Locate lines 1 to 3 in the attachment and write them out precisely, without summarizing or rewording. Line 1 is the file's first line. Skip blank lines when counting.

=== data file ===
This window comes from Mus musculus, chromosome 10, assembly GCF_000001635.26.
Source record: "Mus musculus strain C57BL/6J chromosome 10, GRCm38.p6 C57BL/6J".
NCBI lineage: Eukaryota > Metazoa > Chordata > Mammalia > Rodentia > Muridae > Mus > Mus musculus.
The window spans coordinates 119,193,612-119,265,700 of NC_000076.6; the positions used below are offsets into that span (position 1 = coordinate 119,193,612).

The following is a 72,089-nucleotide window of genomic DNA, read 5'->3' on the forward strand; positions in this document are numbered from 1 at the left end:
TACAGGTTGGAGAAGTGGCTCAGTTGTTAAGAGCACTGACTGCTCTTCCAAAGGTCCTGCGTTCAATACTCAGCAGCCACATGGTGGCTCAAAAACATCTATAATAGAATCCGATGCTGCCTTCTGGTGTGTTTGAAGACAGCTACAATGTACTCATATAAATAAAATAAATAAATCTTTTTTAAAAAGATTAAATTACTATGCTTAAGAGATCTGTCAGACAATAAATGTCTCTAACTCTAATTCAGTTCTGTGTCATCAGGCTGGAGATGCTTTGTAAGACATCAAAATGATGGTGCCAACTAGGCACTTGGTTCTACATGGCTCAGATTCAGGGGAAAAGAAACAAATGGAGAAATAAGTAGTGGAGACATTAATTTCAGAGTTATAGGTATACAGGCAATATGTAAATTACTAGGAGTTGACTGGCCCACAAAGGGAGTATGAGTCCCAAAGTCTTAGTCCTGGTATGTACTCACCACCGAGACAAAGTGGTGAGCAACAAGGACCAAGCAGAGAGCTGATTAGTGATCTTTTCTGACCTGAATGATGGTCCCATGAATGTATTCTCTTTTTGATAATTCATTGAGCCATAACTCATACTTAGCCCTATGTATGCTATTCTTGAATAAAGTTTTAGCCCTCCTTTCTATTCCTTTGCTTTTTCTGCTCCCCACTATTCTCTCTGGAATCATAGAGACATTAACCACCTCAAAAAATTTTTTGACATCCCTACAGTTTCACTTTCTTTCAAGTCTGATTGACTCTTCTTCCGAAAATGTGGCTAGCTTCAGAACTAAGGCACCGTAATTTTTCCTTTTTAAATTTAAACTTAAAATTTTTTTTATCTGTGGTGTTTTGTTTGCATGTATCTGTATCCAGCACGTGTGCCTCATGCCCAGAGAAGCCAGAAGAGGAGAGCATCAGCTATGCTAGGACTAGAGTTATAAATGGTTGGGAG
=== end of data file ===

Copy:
This window comes from Mus musculus, chromosome 10, assembly GCF_000001635.26.
Source record: "Mus musculus strain C57BL/6J chromosome 10, GRCm38.p6 C57BL/6J".
NCBI lineage: Eukaryota > Metazoa > Chordata > Mammalia > Rodentia > Muridae > Mus > Mus musculus.